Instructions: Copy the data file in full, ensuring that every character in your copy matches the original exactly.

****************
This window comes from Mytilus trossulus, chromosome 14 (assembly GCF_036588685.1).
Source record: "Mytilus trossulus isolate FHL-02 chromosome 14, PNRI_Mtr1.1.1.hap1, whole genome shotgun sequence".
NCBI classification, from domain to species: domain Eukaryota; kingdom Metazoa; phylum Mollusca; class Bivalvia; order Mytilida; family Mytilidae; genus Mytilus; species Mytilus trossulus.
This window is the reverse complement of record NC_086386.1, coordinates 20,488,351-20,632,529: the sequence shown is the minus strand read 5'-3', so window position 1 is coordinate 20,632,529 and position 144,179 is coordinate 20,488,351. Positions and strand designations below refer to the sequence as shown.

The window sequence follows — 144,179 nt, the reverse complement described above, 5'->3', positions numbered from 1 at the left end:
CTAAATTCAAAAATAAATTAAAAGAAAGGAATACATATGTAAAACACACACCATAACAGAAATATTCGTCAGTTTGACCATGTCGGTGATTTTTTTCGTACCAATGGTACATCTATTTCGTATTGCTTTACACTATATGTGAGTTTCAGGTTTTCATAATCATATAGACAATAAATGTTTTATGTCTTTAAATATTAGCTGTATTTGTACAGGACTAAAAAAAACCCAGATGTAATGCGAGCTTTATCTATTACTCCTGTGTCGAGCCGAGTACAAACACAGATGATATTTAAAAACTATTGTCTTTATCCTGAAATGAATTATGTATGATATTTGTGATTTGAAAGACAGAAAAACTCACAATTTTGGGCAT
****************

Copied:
This window comes from Mytilus trossulus, chromosome 14 (assembly GCF_036588685.1).
Source record: "Mytilus trossulus isolate FHL-02 chromosome 14, PNRI_Mtr1.1.1.hap1, whole genome shotgun sequence".
NCBI classification, from domain to species: domain Eukaryota; kingdom Metazoa; phylum Mollusca; class Bivalvia; order Mytilida; family Mytilidae; genus Mytilus; species Mytilus trossulus.
This window is the reverse complement of record NC_086386.1, coordinates 20,488,351-20,632,529: the sequence shown is the minus strand read 5'-3', so window position 1 is coordinate 20,632,529 and position 144,179 is coordinate 20,488,351. Positions and strand designations below refer to the sequence as shown.

The window sequence follows — 144,179 nt, the reverse complement described above, 5'->3', positions numbered from 1 at the left end:
CTAAATTCAAAAATAAATTAAAAGAAAGGAATACATATGTAAAACACACACCATAACAGAAATATTCGTCAGTTTGACCATGTCGGTGATTTTTTTCGTACCAATGGTACATCTATTTCGTATTGCTTTACACTATATGTGAGTTTCAGGTTTTCATAATCATATAGACAATAAATGTTTTATGTCTTTAAATATTAGCTGTATTTGTACAGGACTAAAAAAAACCCAGATGTAATGCGAGCTTTATCTATTACTCCTGTGTCGAGCCGAGTACAAACACAGATGATATTTAAAAACTATTGTCTTTATCCTGAAATGAATTATGTATGATATTTGTGATTTGAAAGACAGAAAAACTCACAATTTTGGGCAT